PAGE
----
Five graduates of the art and design school in Providence have turned their studios away from the production of clothes and furniture and into fabrication sites for personal protective equipment (PPE).
The alumni includes Providence textile artist Jungil Hong and Matt Muller, who runs design collective Pneuhaus. They have teamed up to create a face shield that comprises a curved vinyl cover and simple velcro strap to attach the device around the user's head.
The team said it aimed to create a simple design that can be reused and sanitised onsite. The velcro strap detaches from the shield so it can be disinfected in a bleach solution, while the vinyl cover is designed to lay down flat so it can be wiped clean.
"We can sustain our business and provide a product that's a quarter the price of what's out there because our design is so much simpler," Muller said. "We have the capacity to make between 1,500 and 3,000 shields per day once we get going."
In addition to making PPE, Hong and Muller are also working to distribute it to essential workers in the region.
"Complex loopholes make it hard for hospitals to do this critical purchasing," the team added. "So we're distributing shields and masks directly to health care providers, postal workers, housing and social services advocates and other essential workers across many fields in Rhode Island, Massachusetts, New York and Maine."
Co-principals of Brooklyn design consultancy Studio Den Den, George Coffin and Jillian Wiedenmayer, meanwhile are prototyping reusable 3D-printed face shields.
Coffin and Wiedenmayer are using the open-source files created by Swedish company 3DVerksta, which comprises a laser-cut shield and 3D-printed visor strap. The template is also being used by America architects like BIG, KPF and Handel Architects as part of an open-source project to create PPE.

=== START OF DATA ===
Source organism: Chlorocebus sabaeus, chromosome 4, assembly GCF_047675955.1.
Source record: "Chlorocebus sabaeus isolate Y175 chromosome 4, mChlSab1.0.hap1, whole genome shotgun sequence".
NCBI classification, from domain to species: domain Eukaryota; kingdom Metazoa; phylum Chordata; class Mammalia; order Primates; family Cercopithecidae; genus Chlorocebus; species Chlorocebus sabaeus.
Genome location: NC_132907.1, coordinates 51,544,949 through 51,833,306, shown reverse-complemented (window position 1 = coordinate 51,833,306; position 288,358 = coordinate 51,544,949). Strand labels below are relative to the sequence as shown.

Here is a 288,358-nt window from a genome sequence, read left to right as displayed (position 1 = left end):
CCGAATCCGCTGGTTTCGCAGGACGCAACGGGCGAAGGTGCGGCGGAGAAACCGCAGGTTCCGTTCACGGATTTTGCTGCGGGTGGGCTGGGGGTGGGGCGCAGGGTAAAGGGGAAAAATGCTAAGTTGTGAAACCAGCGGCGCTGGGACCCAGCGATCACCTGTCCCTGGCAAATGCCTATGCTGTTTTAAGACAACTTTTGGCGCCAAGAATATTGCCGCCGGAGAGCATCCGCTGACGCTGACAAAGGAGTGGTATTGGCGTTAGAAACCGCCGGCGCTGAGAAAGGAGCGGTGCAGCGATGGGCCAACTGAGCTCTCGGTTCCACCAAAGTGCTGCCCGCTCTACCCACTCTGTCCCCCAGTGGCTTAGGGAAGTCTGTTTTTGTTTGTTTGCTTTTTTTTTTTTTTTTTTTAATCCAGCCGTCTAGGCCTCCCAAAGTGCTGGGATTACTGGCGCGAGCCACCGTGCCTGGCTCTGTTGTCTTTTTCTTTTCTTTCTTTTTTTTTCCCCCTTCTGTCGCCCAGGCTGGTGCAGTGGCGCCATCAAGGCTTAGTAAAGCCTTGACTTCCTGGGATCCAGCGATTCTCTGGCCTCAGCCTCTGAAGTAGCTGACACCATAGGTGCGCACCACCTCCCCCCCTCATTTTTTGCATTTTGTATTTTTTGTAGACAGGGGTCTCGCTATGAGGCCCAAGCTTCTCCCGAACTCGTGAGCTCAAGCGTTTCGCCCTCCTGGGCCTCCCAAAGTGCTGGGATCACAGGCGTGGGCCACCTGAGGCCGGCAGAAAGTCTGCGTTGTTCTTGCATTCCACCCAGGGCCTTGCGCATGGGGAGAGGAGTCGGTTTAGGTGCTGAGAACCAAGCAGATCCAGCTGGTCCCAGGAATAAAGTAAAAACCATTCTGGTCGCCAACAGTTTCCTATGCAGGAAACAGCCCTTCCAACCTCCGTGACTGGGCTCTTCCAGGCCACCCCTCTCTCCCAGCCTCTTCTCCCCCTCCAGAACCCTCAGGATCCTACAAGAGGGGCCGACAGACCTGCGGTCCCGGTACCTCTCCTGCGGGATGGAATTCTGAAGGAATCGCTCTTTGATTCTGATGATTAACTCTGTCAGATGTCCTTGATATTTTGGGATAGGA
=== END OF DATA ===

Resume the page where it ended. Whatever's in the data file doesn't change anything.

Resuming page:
As part of their process, Coffin and Wiedenmayer are sending completed designs to local health care facilities to test and get feedback on.
"We vetted these products for function, comfort and ease of production," the team said. "So far the prototypes are quite durable, offer flexible comfort, don't fog up much and fit well over goggles and masks."
The duo are also raising money to fund the production of reusable 3D-printed face shields they are giving to health care workers in New York City, which has reported over 100,0000 cases of Covid-19.
"We quickly saw how dire the situation was and it was glaringly obvious that we had the skills and the passion to meet the need," Wiedenmayer said.
Naomi Mishkin, who is now a New York fashion designer, is also working with local hospitals and her manufacturers on hospital-grade cloth masks. She has launched a series of Instagram workshops to teach viewers how to sew their own.
"It's really important for people to connect and add what they can to the conversation, rather than reinvent every wheel," Mishkin said.
The RISD alumni join a number of architects and designers also fabricating PPE and medical supplies to respond to the coronavirus outbreak. Massachusetts Institute of Technology researchers have begun mass-producing disposable shields for medical workers, while 3D-printer manufacturer Creality has created a buckle that makes wearing masks more comfortable.
Photography is courtesy of Rhode Island School of Design.